Academic journal article High School Journal

A Conflict Revisited

Academic journal article High School Journal

A Conflict Revisited

Article excerpt

The demand that public school students, especially at the high school level, write under time pressure has been the subject of debate for at least the last seventy-five years. As state after state has added a timed writing component to its testing apparatus in recent years, the debate has intensified. Those teachers who are alumni of the National Writing Project (NWP) continue to voice their belief that students internalize the Writing Process, an approach largely free from rigid time constraints. Proponents of featuring timed writing activity, however, continue to support the belief that such instructional demands will assist young people in coping with a variety of challenges in the real, i.e., adult world. The writer of this essay has attempted to present both sides of the argument.


A while ago, in the leisure of my retirement, I was Watching the C-Span presentation of a meeting of the House Committee on Oversight of Government Reform chaired by that persistent watchdog, Rep. Henry Waxman (D-Calif.) The witnesses that day were five top executives of Lehman Brothers, invited to explain why their large, prestigious financial enterprise had gone in the tank. Rep. Waxman asked each of these gentlemen to make an opening statement, advising them that their statements should be no more than five minutes long. At the four-minute mark, the chairman explained, a green advisory light would go on; at five minutes, a yellow one signaling that their time was up. As each of these tense individuals made his statement, an old issue popped into my mind: should we teach kids to write under time pressure? If so, why?

From the time I began pursuit of a graduate degree in English Education, some 52 years ago, one of the more significant questions posed to us was: can we justify the concepts, data, and processes we introduce in the English classroom as having value for their later lives? The ability to write with clarity, concision, and conviction was a no-brainer, but the role of writing under time pressure is a question that has demanded intense scrutiny from many English educators, myself included. Put more directly, does the ability to perform well on an in-class essay exam, on topics assigned unexpectedly at the outset Of the period, provide useful training for students in their adult lives?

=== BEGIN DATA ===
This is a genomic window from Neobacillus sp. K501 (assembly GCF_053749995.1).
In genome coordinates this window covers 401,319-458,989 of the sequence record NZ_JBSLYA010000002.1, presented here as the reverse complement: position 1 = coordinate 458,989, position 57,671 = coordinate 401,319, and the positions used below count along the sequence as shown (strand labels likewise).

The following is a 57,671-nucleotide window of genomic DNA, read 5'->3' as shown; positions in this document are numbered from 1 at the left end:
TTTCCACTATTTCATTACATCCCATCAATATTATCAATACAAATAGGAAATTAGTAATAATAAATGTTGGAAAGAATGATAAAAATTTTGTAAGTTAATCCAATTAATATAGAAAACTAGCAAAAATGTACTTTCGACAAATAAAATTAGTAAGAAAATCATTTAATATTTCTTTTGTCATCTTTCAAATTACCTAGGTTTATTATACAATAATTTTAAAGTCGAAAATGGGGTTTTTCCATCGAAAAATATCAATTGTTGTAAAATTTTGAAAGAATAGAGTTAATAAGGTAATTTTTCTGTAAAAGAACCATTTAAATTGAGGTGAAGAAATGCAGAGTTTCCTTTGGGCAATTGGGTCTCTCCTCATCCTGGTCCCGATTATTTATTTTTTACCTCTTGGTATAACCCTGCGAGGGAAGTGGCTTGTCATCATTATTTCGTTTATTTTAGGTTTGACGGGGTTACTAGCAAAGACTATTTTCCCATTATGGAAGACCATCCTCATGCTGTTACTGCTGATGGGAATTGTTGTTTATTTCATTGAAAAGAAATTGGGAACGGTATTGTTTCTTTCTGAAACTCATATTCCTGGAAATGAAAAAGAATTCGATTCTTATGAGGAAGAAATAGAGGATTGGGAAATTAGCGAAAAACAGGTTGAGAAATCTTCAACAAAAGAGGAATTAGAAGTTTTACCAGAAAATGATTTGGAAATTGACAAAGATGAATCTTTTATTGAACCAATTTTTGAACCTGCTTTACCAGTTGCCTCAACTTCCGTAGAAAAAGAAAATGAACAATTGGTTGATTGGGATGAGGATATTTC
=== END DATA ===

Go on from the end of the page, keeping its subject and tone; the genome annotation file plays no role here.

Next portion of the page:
As noted earlier, the debate of this issue goes back at least to the 1930's when the Deweyan and William Jamesian theories of pragmatism were argued among educators. In public school English teaching, the Wilbur W. Hatfield text, An Experience Curriculum in English, published in 1935, raised arguments both pro and con about the merits of required writing under pressure (Hatfield, 1935).

With the movement toward a more academically-oriented English curriculum, begun in the Council for Basic Education days of the late 1940's and catalyzed by the Federal Support for Education era, circa 1958-70, the question of timed writing virtually disappeared from the professional literature on rhetorical pedagogy. If professors of English, particularly those teaching in prestigious institutions, gave essay exams and valued their results, then that must be in the words of Martha Stewart, "a good thing." A question, however, not being faced in those days of scholarly bent was, are we teaching writing--or merely testing it with our tried and true, largely literature based, approaches?

That question was placed in sharp focus in the cover essay of the December 8, 1975 Newsweek issue, "Why Johnny Can't Write" (Sheils, 1975). Just what we were doing in the name of writing improvement-and why those approaches were not very effective-formed the thesis of that lengthy article. Claims of instructional inadequacy were supported by data from the first set of tests created by the National Assessment of Educational Progress (NAEP) and sponsored by the Education Commission of the States (ECS) as well as a body of evidence provided by the Scholastic Aptitude Test (SAT) staff of the Educational Testing Service (ETS). …

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